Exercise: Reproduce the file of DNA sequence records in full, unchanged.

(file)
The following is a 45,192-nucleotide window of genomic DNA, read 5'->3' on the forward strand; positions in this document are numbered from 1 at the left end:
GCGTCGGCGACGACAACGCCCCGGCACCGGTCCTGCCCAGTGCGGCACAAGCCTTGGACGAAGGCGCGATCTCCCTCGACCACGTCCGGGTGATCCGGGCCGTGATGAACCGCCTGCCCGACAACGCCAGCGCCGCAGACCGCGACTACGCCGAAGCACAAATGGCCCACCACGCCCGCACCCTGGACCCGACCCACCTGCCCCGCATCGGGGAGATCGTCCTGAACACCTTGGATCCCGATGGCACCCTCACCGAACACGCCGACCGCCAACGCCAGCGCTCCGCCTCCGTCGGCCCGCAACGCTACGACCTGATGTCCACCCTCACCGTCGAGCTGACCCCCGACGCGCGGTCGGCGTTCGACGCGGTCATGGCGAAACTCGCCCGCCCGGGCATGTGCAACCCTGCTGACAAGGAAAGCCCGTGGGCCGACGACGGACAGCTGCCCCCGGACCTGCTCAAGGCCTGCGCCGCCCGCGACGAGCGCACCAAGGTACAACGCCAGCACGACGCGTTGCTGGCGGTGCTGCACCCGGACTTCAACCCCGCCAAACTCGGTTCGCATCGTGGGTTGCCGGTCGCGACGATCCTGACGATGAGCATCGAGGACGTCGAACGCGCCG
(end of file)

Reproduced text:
The following is a 45,192-nucleotide window of genomic DNA, read 5'->3' on the forward strand; positions in this document are numbered from 1 at the left end:
GCGTCGGCGACGACAACGCCCCGGCACCGGTCCTGCCCAGTGCGGCACAAGCCTTGGACGAAGGCGCGATCTCCCTCGACCACGTCCGGGTGATCCGGGCCGTGATGAACCGCCTGCCCGACAACGCCAGCGCCGCAGACCGCGACTACGCCGAAGCACAAATGGCCCACCACGCCCGCACCCTGGACCCGACCCACCTGCCCCGCATCGGGGAGATCGTCCTGAACACCTTGGATCCCGATGGCACCCTCACCGAACACGCCGACCGCCAACGCCAGCGCTCCGCCTCCGTCGGCCCGCAACGCTACGACCTGATGTCCACCCTCACCGTCGAGCTGACCCCCGACGCGCGGTCGGCGTTCGACGCGGTCATGGCGAAACTCGCCCGCCCGGGCATGTGCAACCCTGCTGACAAGGAAAGCCCGTGGGCCGACGACGGACAGCTGCCCCCGGACCTGCTCAAGGCCTGCGCCGCCCGCGACGAGCGCACCAAGGTACAACGCCAGCACGACGCGTTGCTGGCGGTGCTGCACCCGGACTTCAACCCCGCCAAACTCGGTTCGCATCGTGGGTTGCCGGTCGCGACGATCCTGACGATGAGCATCGAGGACGTCGAACGCGCCG